Inspiration | Innovation | Productivity

What is genius?

You might think that “genius” means exceptional intelligence, aptitude, or talent. But really, genius is the creative intelligence that can reason and solve problems in unique and novel situations, producing solutions which were previously in the unknown. 

“Kimberly is a wise and compassionate teacher and leader. She has a unique skill-set as a spiritual visionary and pragmatic problem solver. She is a real blessing to have on your team!” - Bryan B, Startup Founder

Genius is bigger than intelligence alone.

The breakthroughs created by Nobel laureates, creative scientists, and others has been shown to be the result of a high creative intelligence, not high IQ. So where does genius come from?

In creativity research, there are three different theories about the source of genius. The first theory assumes that the power of genius is outside of ordinary conscious thought, which can be transcended through meditation, madness, drug use, fever, brain injury, shamanic trance, and the like.

The second theory assumes that genius comes from specific thinking abilities and personality characteristics, such as divergent thinking, fluid intelligence, and a creative personality. 

The third theory assumes that genius is a natural extension of ordinary thinking processes when there is deep knowledge of the relevant domain. Mastery is a precursor to genius; as jazz geniuses demonstrate, only after basic skills have been mastered is the artist capable of improvisation.

Regardless of the theory you prefer, neuroscience shows that creative intelligence can be fostered with strategic training and coaching. (That’s what I do.)

Today, "Genius" doesn't mean what it used to mean.

In ancient Rome, genius was viewed as a form of power achieved by connecting to the spiritual realm. “Genius” was the Latin word for the protector spirits which were thought to accompany each person through life. These guardians were believed to be the source of extraordinary skills or talents. Socrates, for example, said that he would never do anything without consulting these spirits because they always told him which way to go.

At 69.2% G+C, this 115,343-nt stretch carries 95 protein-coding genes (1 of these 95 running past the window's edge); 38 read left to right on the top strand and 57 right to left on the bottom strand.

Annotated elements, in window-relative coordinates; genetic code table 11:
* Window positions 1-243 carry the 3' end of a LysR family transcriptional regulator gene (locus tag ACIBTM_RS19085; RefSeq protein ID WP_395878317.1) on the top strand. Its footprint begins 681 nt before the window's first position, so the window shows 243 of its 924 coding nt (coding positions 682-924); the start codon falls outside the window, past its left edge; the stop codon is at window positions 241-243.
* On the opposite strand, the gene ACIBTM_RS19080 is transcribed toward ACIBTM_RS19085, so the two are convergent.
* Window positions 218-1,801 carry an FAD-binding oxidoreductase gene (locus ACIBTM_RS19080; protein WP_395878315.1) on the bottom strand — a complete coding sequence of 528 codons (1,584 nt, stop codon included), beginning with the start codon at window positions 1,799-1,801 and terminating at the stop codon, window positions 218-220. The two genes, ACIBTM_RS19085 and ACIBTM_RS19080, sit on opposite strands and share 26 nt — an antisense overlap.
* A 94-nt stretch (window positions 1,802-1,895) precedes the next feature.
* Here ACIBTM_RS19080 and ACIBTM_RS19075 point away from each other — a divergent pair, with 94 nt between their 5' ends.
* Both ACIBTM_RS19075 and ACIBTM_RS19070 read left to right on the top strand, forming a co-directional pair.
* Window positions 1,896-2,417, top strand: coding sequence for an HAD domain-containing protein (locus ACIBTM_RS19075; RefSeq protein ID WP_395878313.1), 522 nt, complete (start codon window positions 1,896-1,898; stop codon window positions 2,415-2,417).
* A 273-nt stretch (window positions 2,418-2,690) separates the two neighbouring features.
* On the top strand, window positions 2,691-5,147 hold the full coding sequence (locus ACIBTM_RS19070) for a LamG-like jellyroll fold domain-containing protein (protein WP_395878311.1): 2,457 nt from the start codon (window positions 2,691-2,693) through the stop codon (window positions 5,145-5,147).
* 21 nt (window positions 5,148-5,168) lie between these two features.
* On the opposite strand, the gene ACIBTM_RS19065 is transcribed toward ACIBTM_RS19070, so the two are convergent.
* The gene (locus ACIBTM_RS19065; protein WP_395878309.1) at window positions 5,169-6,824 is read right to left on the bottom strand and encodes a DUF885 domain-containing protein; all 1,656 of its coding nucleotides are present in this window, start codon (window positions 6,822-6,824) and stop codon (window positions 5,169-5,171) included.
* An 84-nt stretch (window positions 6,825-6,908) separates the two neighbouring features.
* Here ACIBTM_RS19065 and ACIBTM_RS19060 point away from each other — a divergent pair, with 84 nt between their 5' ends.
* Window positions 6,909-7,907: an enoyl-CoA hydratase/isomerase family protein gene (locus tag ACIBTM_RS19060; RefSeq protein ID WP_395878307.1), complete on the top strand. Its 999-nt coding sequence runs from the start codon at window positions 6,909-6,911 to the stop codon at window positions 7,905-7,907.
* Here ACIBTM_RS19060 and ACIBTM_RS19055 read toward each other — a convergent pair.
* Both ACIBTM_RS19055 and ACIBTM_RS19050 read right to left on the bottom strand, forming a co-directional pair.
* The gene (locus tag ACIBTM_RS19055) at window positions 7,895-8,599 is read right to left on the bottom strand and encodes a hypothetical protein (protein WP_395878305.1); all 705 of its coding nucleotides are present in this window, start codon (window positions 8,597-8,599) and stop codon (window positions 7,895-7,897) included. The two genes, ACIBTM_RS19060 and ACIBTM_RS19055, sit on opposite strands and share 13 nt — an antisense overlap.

In the 14th century the word “genius” was brought into the English language. By the 16th century, influenced by hyper-rational Western culture, the meaning of genius had shifted from “having a genius” to “being a genius” and referred specifically to intelligence, talent, or giftedness. That’s how most Westerners think of genius today.

I’ve spent enough time in the non-Western world to understand that many non-rational approaches have their own merit. 

Your genius will turn you into a transformational force.

Genius is the rare level of novel and useful achievement beyond the normal range of human expression, usually focused in a specific domain (science, art, music, etc). Because it produces novel insight, genius isn’t just faster, higher, or stronger than its antecedents. Instead of simply improving existing strategies or theories, genius resolves impasses, creates new awareness, and explains phenomena that have resisted explanation.

Although we don’t really know where genius comes from, it’s clear that genius can be taught. The success of coaching as a mechanism for higher performance, whether in creative pursuits, sports, or leadership, shows that when there is an adequate foundation of biology and temperament, with the proper support an individual can become extraordinary.

Increasing your capacity for fluid intelligence, creativity, and innovation will activate your genius life.